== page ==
The presidential race and its natural partisanship has spilled over into the federal courts at the expense of the American people. As President Bush approved his second recess judicial appointment in two months, care for the necessary middle-of-the-road ideology of judges has fallen to the wayside.
Last Friday, Bush appointed Alabama Attorney General Bill Pryor to the 11th U.S. Circuit Court of Appeals in Atlanta. The court covers Alabama, Florida and Georgia . Bush used constitutional authority that allows the president to install nominees in office when Congress is not in session.
When Bush initially placed Pryor before the Senate for approval in April 2003, the democrats successfully filibustered the move, blocking his path to the bench. The move was due heavily to Pryor’s far right leanings that drew immediate fire from civil rights and pro-choice activists.
The democrats justified blocking Pryor as maintaining the balance of the federal court system, which demands relative impartiality from judges in order to ensure justice is properly executed.
While serving as Alabama’s Attorney General, Pryor tried to help overturn Roe vs. Wade and filed supreme court briefs likening homosexual acts to necrophilia, bestiality, incest, pedophilia and other nefarious acts.
Democratic Presidential Candidate John Kerry pointed out that Pryor has “a history of partisanship and pursuing an ideological agenda that does not represent mainstream views.”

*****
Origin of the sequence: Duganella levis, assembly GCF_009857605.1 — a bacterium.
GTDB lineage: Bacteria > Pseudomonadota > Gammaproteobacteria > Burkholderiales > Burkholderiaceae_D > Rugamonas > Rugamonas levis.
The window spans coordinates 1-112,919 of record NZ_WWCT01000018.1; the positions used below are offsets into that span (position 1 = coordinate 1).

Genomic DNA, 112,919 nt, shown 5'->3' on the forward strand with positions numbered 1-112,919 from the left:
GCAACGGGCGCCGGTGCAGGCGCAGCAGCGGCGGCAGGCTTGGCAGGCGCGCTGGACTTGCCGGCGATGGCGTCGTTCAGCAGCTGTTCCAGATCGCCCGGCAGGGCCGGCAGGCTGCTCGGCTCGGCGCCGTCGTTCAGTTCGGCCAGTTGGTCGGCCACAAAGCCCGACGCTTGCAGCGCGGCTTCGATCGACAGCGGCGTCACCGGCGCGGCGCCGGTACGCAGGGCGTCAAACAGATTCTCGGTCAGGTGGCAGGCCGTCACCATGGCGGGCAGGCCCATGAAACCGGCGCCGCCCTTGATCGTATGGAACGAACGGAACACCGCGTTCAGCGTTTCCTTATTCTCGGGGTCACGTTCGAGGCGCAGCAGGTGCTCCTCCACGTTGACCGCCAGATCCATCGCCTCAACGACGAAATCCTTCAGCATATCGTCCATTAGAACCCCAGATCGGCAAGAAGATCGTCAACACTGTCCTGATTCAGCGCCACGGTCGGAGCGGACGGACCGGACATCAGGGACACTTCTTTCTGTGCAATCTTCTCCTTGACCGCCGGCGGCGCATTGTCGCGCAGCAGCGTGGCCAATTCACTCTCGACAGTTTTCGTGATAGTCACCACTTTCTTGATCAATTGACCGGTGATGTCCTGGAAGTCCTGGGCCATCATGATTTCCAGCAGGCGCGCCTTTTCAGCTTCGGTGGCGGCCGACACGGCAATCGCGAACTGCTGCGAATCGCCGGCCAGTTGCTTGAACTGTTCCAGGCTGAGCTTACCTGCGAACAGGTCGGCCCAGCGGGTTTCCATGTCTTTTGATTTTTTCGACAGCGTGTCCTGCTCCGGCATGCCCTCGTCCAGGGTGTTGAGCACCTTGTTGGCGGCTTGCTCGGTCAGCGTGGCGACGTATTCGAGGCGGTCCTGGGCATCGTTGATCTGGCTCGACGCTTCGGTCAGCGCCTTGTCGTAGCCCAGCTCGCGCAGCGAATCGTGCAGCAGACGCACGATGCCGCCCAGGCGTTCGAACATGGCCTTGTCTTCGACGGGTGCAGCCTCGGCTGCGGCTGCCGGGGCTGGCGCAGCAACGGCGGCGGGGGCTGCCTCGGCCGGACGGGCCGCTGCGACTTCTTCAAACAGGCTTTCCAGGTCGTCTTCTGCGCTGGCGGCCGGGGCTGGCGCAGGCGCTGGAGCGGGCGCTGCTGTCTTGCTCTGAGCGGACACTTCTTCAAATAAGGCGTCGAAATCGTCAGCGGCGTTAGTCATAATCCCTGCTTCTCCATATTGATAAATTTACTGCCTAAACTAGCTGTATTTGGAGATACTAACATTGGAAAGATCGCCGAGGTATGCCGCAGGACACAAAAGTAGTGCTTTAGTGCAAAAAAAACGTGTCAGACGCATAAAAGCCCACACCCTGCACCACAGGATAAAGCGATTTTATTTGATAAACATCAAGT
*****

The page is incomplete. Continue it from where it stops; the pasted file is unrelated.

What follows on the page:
By placing Pryor on the bench, Bush has given the conservative republicans a powerful voice, but he has placed the rights of the majority of Americans at jeopardy.
Violating and completely disrespecting the Senate tradition of only approving non-controversial nominees during an election year, has undoubtedly strengthened Bush’s waning support from fellow Republicans who have expressed a growing unease with the level of federal spending.
Unfortunately, shifting the power of the courts drastically in favor of Republican views leaves a large segment of the population alienated and misrepresented in the federal court system.
However, Pryor’s appointment takes on further suspicion, because the appointment was not made during a lengthy vacation but instead, during Congress’s weeklong recess for the Presidents Day holiday.
Sen. Edward M. Kennedy, D-Mass., was right when he asked, “What will the president try next – a recess appointment when the Senate is in recess for a weekend?”
Although Bush is not the first president to make recess appointments, the partiality and contempt for the current system of judicial appointments is apparent.
Ultimately, the placement will harm the majority of the American people whose views fall further left than Pryor’s.
Presidential candidate John Edwards made a solid case when he said Bush was “abusing his authority as president to put someone on the bench who is likely to abuse his authority as a judge. This is one more example of why we need a new president.”
Jason E. Hutchins for the editorial board.